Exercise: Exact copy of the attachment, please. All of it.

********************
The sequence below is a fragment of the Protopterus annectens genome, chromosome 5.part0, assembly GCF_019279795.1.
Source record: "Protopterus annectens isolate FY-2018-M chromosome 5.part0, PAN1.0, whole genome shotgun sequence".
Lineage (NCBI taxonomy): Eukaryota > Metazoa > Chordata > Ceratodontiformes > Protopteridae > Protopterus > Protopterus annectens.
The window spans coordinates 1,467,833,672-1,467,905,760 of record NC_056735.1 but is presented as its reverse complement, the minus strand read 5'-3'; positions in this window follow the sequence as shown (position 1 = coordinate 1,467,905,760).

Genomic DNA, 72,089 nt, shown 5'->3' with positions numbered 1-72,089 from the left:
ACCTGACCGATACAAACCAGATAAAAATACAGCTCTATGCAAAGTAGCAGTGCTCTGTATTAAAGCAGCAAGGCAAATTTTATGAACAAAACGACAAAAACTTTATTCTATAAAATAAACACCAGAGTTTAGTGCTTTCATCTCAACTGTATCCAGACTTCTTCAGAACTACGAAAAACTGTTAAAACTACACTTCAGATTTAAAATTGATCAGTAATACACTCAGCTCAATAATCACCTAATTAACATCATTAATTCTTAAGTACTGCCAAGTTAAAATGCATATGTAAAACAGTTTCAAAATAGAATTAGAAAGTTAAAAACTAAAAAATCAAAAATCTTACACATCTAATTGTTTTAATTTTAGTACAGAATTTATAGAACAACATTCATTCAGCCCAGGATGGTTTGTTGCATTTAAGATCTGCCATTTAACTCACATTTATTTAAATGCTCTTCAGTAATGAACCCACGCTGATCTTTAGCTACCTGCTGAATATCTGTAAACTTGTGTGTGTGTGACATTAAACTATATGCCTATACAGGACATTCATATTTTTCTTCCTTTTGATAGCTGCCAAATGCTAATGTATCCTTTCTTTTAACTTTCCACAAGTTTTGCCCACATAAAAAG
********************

The sequence below is a fragment of the Protopterus annectens genome, chromosome 5.part0, assembly GCF_019279795.1.
Source record: "Protopterus annectens isolate FY-2018-M chromosome 5.part0, PAN1.0, whole genome shotgun sequence".
Lineage (NCBI taxonomy): Eukaryota > Metazoa > Chordata > Ceratodontiformes > Protopteridae > Protopterus > Protopterus annectens.
The window spans coordinates 1,467,833,672-1,467,905,760 of record NC_056735.1 but is presented as its reverse complement, the minus strand read 5'-3'; positions in this window follow the sequence as shown (position 1 = coordinate 1,467,905,760).

Genomic DNA, 72,089 nt, shown 5'->3' with positions numbered 1-72,089 from the left:
ACCTGACCGATACAAACCAGATAAAAATACAGCTCTATGCAAAGTAGCAGTGCTCTGTATTAAAGCAGCAAGGCAAATTTTATGAACAAAACGACAAAAACTTTATTCTATAAAATAAACACCAGAGTTTAGTGCTTTCATCTCAACTGTATCCAGACTTCTTCAGAACTACGAAAAACTGTTAAAACTACACTTCAGATTTAAAATTGATCAGTAATACACTCAGCTCAATAATCACCTAATTAACATCATTAATTCTTAAGTACTGCCAAGTTAAAATGCATATGTAAAACAGTTTCAAAATAGAATTAGAAAGTTAAAAACTAAAAAATCAAAAATCTTACACATCTAATTGTTTTAATTTTAGTACAGAATTTATAGAACAACATTCATTCAGCCCAGGATGGTTTGTTGCATTTAAGATCTGCCATTTAACTCACATTTATTTAAATGCTCTTCAGTAATGAACCCACGCTGATCTTTAGCTACCTGCTGAATATCTGTAAACTTGTGTGTGTGTGACATTAAACTATATGCCTATACAGGACATTCATATTTTTCTTCCTTTTGATAGCTGCCAAATGCTAATGTATCCTTTCTTTTAACTTTCCACAAGTTTTGCCCACATAAAAAG